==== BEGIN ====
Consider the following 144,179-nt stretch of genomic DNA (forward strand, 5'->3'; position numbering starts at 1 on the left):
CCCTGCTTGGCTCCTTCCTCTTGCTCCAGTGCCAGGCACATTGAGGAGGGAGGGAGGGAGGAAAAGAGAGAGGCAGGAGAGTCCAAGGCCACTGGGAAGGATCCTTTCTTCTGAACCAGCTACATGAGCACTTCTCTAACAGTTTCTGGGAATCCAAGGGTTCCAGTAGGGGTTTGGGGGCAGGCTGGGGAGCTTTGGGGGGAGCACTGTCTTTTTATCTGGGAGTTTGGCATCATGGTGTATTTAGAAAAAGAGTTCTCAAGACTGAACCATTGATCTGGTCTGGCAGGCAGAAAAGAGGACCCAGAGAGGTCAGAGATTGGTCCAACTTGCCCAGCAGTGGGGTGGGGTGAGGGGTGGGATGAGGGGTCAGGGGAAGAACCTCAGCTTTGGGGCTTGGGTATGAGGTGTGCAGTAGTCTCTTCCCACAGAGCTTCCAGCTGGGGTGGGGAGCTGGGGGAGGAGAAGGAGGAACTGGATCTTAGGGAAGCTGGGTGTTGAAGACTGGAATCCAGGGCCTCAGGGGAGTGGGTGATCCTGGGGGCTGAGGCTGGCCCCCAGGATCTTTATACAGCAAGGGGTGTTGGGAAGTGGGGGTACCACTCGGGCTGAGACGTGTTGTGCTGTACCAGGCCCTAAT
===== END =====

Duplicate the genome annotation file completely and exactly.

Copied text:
Consider the following 144,179-nt stretch of genomic DNA (forward strand, 5'->3'; position numbering starts at 1 on the left):
CCCTGCTTGGCTCCTTCCTCTTGCTCCAGTGCCAGGCACATTGAGGAGGGAGGGAGGGAGGAAAAGAGAGAGGCAGGAGAGTCCAAGGCCACTGGGAAGGATCCTTTCTTCTGAACCAGCTACATGAGCACTTCTCTAACAGTTTCTGGGAATCCAAGGGTTCCAGTAGGGGTTTGGGGGCAGGCTGGGGAGCTTTGGGGGGAGCACTGTCTTTTTATCTGGGAGTTTGGCATCATGGTGTATTTAGAAAAAGAGTTCTCAAGACTGAACCATTGATCTGGTCTGGCAGGCAGAAAAGAGGACCCAGAGAGGTCAGAGATTGGTCCAACTTGCCCAGCAGTGGGGTGGGGTGAGGGGTGGGATGAGGGGTCAGGGGAAGAACCTCAGCTTTGGGGCTTGGGTATGAGGTGTGCAGTAGTCTCTTCCCACAGAGCTTCCAGCTGGGGTGGGGAGCTGGGGGAGGAGAAGGAGGAACTGGATCTTAGGGAAGCTGGGTGTTGAAGACTGGAATCCAGGGCCTCAGGGGAGTGGGTGATCCTGGGGGCTGAGGCTGGCCCCCAGGATCTTTATACAGCAAGGGGTGTTGGGAAGTGGGGGTACCACTCGGGCTGAGACGTGTTGTGCTGTACCAGGCCCTAAT